“It’s helping us all get comfortable with reality. 

Remember reality?”

I never left it, and you’ll never find it.

Debate: “Affirmative action is necessary to redress past racial injustices.”

Below are my opening and closing statements for a debate that was hosted by the NYC Political Forum, a Meetup group in New York City. The debate itself was Oxford-Style and featured two teams, each with two members. I was partnered with my friend Roberto Guzman. As is customary for our team debates, I opened with a statement that established the philosophic context for our position, and Rob provided economic and historical support for our view. We argued against the proposition and won the debate. (Reading time 8 minutes.)

Continue reading “Debate: “Affirmative action is necessary to redress past racial injustices.””

The Communist Manifesto: Philosophic and Economic Ideas/Historic Consequences

Karl Marx claimed that economics determines history and that one’s economic class determines one’s ideas. Ironically, he proved himself wrong, in a deadly way. The twelve-thousand-word propaganda tract written by Marx in 1848 and known as The Communist Manifesto was a concise summary of many ideas that Marx himself created. These ideas proceeded to shape the history of the twentieth century, including its political and economic history, as well as the ideas of most twentieth-century intellectuals. This history included approximately one hundred million innocent citizens slaughtered by Marxist governments, millions more enslaved by Marxist governments, international conflicts on an unprecedented scale, and an intellectual tradition that, at present, is thoroughly entrenched in the humanities and is in the process of destroying the ideas and ideals of the West. There have probably never been fewer words that have caused more misery and destruction than those written by Karl Marx in The Communist Manifesto.

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German Philosophy vs. Freedom

In his letter to the New York Post, councilman Sheldon S. Leffler chastises the Post’s editorialist for reviving the allegedly “long-discredited” interpretation of Nietzsche as being an influence on Nazi ideology. I wonder how the councilman would interpret the following, which are Nietzsche’s own words:

 “There is only nobility of birth, only nobility of blood”; “Mankind in the mass sacrificed to the prosperity of a single stronger species of man — that would be an advance.”; “The beginnings of everything great on earth [are] soaked in blood thoroughly and for a long time.”; “Let a tyrant lay his yoke upon you and say ‘Obey, gnash and obey,’ and all good and evil will be drowned in obedience to him”; “Where are the barbarians of the twentieth century?” (All quotes are taken from “Nietzsche and Individualism,” an essay discrediting the common misinterpretation of Nietzsche as being an individualist, in The Objectivist Forum, April 1986.)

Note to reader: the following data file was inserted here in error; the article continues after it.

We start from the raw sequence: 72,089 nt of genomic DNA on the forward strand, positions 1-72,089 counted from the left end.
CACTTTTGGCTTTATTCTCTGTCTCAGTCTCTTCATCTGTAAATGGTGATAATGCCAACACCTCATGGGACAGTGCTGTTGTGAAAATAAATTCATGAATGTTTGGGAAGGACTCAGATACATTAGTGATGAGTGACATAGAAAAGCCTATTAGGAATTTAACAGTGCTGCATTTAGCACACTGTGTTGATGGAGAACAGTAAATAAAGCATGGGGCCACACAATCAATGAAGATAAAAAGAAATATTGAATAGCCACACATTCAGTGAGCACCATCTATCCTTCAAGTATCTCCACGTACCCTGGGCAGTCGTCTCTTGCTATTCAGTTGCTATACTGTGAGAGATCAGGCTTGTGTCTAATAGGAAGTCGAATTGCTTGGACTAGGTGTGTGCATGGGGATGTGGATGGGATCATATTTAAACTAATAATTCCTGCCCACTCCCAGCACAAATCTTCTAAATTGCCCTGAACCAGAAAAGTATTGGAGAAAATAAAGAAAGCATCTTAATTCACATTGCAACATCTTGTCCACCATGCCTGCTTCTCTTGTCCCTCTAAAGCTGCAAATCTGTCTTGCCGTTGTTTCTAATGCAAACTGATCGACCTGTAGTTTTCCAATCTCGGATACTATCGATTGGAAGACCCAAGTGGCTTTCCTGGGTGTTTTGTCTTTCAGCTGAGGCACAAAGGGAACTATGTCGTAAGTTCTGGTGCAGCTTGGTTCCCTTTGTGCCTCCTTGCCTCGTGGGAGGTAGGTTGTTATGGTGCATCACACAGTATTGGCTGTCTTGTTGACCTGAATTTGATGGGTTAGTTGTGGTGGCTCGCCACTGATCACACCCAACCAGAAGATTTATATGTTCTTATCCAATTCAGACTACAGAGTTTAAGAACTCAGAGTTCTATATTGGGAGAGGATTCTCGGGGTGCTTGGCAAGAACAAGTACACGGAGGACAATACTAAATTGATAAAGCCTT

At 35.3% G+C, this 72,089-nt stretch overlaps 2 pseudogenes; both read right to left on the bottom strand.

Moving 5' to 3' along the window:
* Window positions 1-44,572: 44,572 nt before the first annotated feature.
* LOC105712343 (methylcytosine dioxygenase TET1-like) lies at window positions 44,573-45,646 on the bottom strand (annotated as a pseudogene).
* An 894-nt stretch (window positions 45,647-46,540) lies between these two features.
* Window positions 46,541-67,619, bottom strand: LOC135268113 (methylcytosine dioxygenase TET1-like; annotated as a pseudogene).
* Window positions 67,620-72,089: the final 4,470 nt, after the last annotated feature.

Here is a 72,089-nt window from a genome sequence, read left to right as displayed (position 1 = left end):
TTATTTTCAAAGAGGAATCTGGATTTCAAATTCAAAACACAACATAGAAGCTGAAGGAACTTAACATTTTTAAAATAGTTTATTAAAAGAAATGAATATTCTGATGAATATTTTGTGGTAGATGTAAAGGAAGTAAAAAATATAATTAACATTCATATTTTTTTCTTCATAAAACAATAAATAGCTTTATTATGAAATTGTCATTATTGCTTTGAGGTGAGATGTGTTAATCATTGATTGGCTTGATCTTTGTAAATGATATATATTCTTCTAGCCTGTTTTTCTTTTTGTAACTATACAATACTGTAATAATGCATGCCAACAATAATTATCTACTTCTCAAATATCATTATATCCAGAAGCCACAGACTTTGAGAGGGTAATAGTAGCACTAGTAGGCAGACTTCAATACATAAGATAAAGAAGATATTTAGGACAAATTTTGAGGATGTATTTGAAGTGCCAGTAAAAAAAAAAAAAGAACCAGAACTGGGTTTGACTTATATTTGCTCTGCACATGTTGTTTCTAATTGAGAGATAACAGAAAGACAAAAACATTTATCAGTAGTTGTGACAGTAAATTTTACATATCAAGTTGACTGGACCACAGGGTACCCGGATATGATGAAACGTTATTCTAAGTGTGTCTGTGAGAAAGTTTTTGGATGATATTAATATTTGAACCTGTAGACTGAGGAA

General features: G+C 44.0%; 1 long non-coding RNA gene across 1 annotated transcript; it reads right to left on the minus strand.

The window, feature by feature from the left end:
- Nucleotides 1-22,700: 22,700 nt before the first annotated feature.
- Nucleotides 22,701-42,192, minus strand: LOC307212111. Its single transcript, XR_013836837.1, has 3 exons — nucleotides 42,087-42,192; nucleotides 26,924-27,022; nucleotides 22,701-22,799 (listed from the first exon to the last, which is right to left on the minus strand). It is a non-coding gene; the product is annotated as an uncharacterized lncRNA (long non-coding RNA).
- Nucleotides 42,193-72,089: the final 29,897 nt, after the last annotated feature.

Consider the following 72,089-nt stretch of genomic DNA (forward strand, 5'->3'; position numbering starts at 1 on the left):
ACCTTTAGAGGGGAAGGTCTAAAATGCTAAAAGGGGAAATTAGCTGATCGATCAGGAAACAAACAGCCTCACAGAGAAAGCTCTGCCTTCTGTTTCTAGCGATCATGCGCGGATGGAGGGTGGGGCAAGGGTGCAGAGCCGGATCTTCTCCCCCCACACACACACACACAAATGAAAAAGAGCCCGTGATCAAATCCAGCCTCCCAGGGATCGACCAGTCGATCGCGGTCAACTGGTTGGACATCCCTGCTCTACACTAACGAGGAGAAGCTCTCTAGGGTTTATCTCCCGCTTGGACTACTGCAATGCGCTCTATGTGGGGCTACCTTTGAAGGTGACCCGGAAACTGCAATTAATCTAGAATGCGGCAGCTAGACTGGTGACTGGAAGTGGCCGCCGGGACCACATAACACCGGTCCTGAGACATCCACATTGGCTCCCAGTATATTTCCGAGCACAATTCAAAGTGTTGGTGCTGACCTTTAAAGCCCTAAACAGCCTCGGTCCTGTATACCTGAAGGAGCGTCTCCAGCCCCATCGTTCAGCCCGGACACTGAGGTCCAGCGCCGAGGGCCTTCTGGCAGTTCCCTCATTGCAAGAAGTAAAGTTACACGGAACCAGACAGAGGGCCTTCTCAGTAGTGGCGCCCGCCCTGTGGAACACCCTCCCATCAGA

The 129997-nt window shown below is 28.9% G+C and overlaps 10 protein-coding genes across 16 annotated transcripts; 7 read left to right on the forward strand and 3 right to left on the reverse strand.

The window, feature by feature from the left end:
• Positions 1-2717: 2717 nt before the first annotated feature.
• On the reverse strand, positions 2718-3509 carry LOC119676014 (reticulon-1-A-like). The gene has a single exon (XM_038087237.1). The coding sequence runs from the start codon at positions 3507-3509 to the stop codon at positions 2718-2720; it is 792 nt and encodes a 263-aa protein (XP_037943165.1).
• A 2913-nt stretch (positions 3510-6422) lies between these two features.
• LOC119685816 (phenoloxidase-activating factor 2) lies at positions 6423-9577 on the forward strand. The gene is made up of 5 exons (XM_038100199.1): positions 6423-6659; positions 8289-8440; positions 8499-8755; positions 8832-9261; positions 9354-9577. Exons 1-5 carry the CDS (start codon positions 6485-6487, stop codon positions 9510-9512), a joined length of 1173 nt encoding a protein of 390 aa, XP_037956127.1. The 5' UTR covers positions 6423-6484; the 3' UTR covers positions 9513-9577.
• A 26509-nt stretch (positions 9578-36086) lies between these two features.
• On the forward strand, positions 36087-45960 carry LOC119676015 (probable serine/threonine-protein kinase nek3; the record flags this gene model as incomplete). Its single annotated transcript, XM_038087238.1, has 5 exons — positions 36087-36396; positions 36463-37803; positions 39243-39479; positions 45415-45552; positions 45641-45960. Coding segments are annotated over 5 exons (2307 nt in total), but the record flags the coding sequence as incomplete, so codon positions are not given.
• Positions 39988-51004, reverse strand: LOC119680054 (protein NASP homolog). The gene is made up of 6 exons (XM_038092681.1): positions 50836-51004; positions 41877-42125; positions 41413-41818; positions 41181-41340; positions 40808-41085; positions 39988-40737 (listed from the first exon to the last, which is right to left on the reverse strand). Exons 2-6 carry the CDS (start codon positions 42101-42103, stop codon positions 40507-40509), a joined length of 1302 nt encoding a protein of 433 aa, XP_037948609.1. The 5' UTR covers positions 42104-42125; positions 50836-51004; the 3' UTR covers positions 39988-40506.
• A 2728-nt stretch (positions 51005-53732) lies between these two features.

As demonstrated by philosopher Leonard Peikoff in “The Ominous Parallels,” the existential horrors of Communism and Nazism were not accidents visited upon mankind from heaven; rather, they resulted from the political and economic implementation of the ideas of German philosophers such as Kant, Hegel, Marx, and Nietzsche.

Yet there is a further irony in Leffler’s defending German philosophy while simultaneously claiming to be a spokesman for the “American Way.”

Leffler says that mayor Guilliani, in supporting the rights and freedom of businessmen to locate their stores where they wish and consumers to shop where they wish, is acting as a Nietzschian “ubermenschen” (superman) by refusing to give “the public a voice [i.e., Leffer’s voice] on the siting of megastores in their own communities.” In fact, Guilliani’s defense of megastores represents an implementation of the Lockian and Jeffersonian (i.e., the American) principle of holding the rights and freedom of the individuals comprising “the public” above any potential tyrants attempting to act as “its” spokesman. Conversely, the principle held by Leffler, that a government official has the right to use the coercive powers of the state in order to implement a mystical voice of the public, is the political implementation of the collectivism espoused by German philosophy, which has been applied most consistently in totalitarian states.

Bureaucracy vs. Economic Rights (published in NY Post)

In the debate over whether Mayor Guilliani should allow megastores into New York City “as [a matter] of right,” city councilman Sheldon Leffler’s attack on the Mayor—”If you are a zealot, a former prosecutor, an ubermensch, you may not feel you have to listen to what ordinary citizens of this city have to say. But allowing some meaningful community input is the American way.”—speaks volumes on the mentality of statist bureaucrats such as himself.

In a free country, “ordinary citizens” express their economic preferences democratically, by means of an economic vote, every time they choose to shop in one store (such as a megastore) rather than another store (such as a small retailer), thereby determining which store will survive. As identified by the great economist Ludwig von Mises, for a government official such as Leffler to intervene in such a process is akin to his forcibly overruling the results of a democratic election whose outcome he disagrees with.

It is the function of a Communist or Nazi dictator to divine the will of the citizens as a whole, and then to issue orders, backed by the threat of government-initiated coercion, to implement that “will.” On the other hand, it is the function of a limited Republican government—the kind of government envisioned by the founding fathers—to protect the rights of all individuals to be free from the initiation of coercion, either from the government or from private criminals, so that they may think and act freely. In the particular case in question, that is, the case of protecting the rights of those individuals of outstanding business ability who have risen to the top of the economic realm by means of lowering the prices and/or improving the quality of the goods they sell, the result of re-instituting such protection would be the kind of economic progress and prosperity that was once the norm in the United States and New York City.

[Note: In reprinting the above letter, The New York Post omitted the final paragraph and printed a lengthy letter from Leffler in which the councilman defended his use of the word “ubermensch” while praising the philosophy of Nietzsche. In order to present the content omitted from my original letter, and in response to Leffler’s praise of Nietzsche, I wrote a follow-up letter, “German Philosophy vs. Freedom.”]